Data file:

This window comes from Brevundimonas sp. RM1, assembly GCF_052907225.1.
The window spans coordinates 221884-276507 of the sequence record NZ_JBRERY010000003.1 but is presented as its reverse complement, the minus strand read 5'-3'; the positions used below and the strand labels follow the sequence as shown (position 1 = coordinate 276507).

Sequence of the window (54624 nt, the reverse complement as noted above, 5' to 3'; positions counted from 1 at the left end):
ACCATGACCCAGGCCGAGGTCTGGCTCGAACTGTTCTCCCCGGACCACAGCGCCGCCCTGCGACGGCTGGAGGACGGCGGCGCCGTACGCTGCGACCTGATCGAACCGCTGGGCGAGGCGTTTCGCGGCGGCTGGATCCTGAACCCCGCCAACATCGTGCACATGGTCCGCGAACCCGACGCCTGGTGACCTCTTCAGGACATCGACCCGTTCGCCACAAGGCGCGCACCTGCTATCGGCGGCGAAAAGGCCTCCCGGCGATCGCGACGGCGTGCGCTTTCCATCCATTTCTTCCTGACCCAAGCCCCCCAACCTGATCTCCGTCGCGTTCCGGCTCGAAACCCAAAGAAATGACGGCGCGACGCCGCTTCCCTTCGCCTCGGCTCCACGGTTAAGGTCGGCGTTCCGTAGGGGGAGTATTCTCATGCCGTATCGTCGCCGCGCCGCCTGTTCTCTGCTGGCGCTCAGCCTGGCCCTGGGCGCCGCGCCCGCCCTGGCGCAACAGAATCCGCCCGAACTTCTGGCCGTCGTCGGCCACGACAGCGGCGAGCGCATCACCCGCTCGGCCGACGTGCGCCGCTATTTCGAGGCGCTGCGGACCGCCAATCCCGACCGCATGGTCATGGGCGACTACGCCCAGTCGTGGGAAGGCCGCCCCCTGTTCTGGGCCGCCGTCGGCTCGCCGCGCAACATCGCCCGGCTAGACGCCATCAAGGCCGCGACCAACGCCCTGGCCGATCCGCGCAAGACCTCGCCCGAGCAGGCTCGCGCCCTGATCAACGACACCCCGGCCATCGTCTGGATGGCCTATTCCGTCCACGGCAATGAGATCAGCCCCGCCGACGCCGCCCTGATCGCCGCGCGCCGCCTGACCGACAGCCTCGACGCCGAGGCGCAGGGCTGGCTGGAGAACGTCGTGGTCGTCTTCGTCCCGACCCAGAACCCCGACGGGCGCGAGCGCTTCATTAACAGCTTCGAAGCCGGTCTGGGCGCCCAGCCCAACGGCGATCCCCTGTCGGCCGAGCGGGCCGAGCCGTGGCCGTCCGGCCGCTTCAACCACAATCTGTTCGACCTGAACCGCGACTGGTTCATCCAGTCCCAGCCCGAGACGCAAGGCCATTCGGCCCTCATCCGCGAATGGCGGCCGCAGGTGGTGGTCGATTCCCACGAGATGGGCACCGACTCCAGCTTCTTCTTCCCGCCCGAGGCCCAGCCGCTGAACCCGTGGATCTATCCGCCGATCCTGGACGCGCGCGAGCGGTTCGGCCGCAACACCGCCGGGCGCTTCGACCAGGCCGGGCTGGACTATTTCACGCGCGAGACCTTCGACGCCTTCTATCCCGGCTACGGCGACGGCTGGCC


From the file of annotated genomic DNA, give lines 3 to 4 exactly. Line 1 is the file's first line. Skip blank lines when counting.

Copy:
Sequence of the window (54624 nt, the reverse complement as noted above, 5' to 3'; positions counted from 1 at the left end):
ACCATGACCCAGGCCGAGGTCTGGCTCGAACTGTTCTCCCCGGACCACAGCGCCGCCCTGCGACGGCTGGAGGACGGCGGCGCCGTACGCTGCGACCTGATCGAACCGCTGGGCGAGGCGTTTCGCGGCGGCTGGATCCTGAACCCCGCCAACATCGTGCACATGGTCCGCGAACCCGACGCCTGGTGACCTCTTCAGGACATCGACCCGTTCGCCACAAGGCGCGCACCTGCTATCGGCGGCGAAAAGGCCTCCCGGCGATCGCGACGGCGTGCGCTTTCCATCCATTTCTTCCTGACCCAAGCCCCCCAACCTGATCTCCGTCGCGTTCCGGCTCGAAACCCAAAGAAATGACGGCGCGACGCCGCTTCCCTTCGCCTCGGCTCCACGGTTAAGGTCGGCGTTCCGTAGGGGGAGTATTCTCATGCCGTATCGTCGCCGCGCCGCCTGTTCTCTGCTGGCGCTCAGCCTGGCCCTGGGCGCCGCGCCCGCCCTGGCGCAACAGAATCCGCCCGAACTTCTGGCCGTCGTCGGCCACGACAGCGGCGAGCGCATCACCCGCTCGGCCGACGTGCGCCGCTATTTCGAGGCGCTGCGGACCGCCAATCCCGACCGCATGGTCATGGGCGACTACGCCCAGTCGTGGGAAGGCCGCCCCCTGTTCTGGGCCGCCGTCGGCTCGCCGCGCAACATCGCCCGGCTAGACGCCATCAAGGCCGCGACCAACGCCCTGGCCGATCCGCGCAAGACCTCGCCCGAGCAGGCTCGCGCCCTGATCAACGACACCCCGGCCATCGTCTGGATGGCCTATTCCGTCCACGGCAATGAGATCAGCCCCGCCGACGCCGCCCTGATCGCCGCGCGCCGCCTGACCGACAGCCTCGACGCCGAGGCGCAGGGCTGGCTGGAGAACGTCGTGGTCGTCTTCGTCCCGACCCAGAACCCCGACGGGCGCGAGCGCTTCATTAACAGCTTCGAAGCCGGTCTGGGCGCCCAGCCCAACGGCGATCCCCTGTCGGCCGAGCGGGCCGAGCCGTGGCCGTCCGGCCGCTTCAACCACAATCTGTTCGACCTGAACCGCGACTGGTTCATCCAGTCCCAGCCCGAGACGCAAGGCCATTCGGCCCTCATCCGCGAATGGCGGCCGCAGGTGGTGGTCGATTCCCACGAGATGGGCACCGACTCCAGCTTCTTCTTCCCGCCCGAGGCCCAGCCGCTGAACCCGTGGATCTATCCGCCGATCCTGGACGCGCGCGAGCGGTTCGGCCGCAACACCGCCGGGCGCTTCGACCAGGCCGGGCTGGACTATTTCACGCGCGAGACCTTCGACGCCTTCTATCCCGGCTACGGCGACGGCTGGCC